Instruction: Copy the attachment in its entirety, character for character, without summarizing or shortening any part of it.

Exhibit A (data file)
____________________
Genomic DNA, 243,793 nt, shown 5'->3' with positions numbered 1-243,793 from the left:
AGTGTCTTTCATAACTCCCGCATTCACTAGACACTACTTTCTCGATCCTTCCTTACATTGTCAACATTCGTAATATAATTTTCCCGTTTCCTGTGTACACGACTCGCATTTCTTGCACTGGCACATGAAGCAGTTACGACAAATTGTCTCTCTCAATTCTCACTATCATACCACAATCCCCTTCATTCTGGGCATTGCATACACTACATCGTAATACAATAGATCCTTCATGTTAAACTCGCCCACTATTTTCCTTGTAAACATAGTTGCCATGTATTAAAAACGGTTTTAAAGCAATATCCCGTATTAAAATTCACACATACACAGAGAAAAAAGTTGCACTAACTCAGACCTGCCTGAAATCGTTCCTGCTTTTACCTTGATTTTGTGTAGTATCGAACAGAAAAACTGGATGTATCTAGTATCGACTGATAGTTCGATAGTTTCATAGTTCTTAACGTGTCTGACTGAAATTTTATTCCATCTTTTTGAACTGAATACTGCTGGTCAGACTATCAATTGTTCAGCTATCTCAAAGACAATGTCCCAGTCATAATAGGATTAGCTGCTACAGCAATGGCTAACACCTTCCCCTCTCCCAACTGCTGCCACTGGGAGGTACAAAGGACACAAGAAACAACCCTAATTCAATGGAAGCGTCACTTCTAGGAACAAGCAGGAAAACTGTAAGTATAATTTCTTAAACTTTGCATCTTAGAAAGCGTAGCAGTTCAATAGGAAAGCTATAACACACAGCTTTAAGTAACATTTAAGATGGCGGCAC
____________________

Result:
Genomic DNA, 243,793 nt, shown 5'->3' with positions numbered 1-243,793 from the left:
AGTGTCTTTCATAACTCCCGCATTCACTAGACACTACTTTCTCGATCCTTCCTTACATTGTCAACATTCGTAATATAATTTTCCCGTTTCCTGTGTACACGACTCGCATTTCTTGCACTGGCACATGAAGCAGTTACGACAAATTGTCTCTCTCAATTCTCACTATCATACCACAATCCCCTTCATTCTGGGCATTGCATACACTACATCGTAATACAATAGATCCTTCATGTTAAACTCGCCCACTATTTTCCTTGTAAACATAGTTGCCATGTATTAAAAACGGTTTTAAAGCAATATCCCGTATTAAAATTCACACATACACAGAGAAAAAAGTTGCACTAACTCAGACCTGCCTGAAATCGTTCCTGCTTTTACCTTGATTTTGTGTAGTATCGAACAGAAAAACTGGATGTATCTAGTATCGACTGATAGTTCGATAGTTTCATAGTTCTTAACGTGTCTGACTGAAATTTTATTCCATCTTTTTGAACTGAATACTGCTGGTCAGACTATCAATTGTTCAGCTATCTCAAAGACAATGTCCCAGTCATAATAGGATTAGCTGCTACAGCAATGGCTAACACCTTCCCCTCTCCCAACTGCTGCCACTGGGAGGTACAAAGGACACAAGAAACAACCCTAATTCAATGGAAGCGTCACTTCTAGGAACAAGCAGGAAAACTGTAAGTATAATTTCTTAAACTTTGCATCTTAGAAAGCGTAGCAGTTCAATAGGAAAGCTATAACACACAGCTTTAAGTAACATTTAAGATGGCGGCAC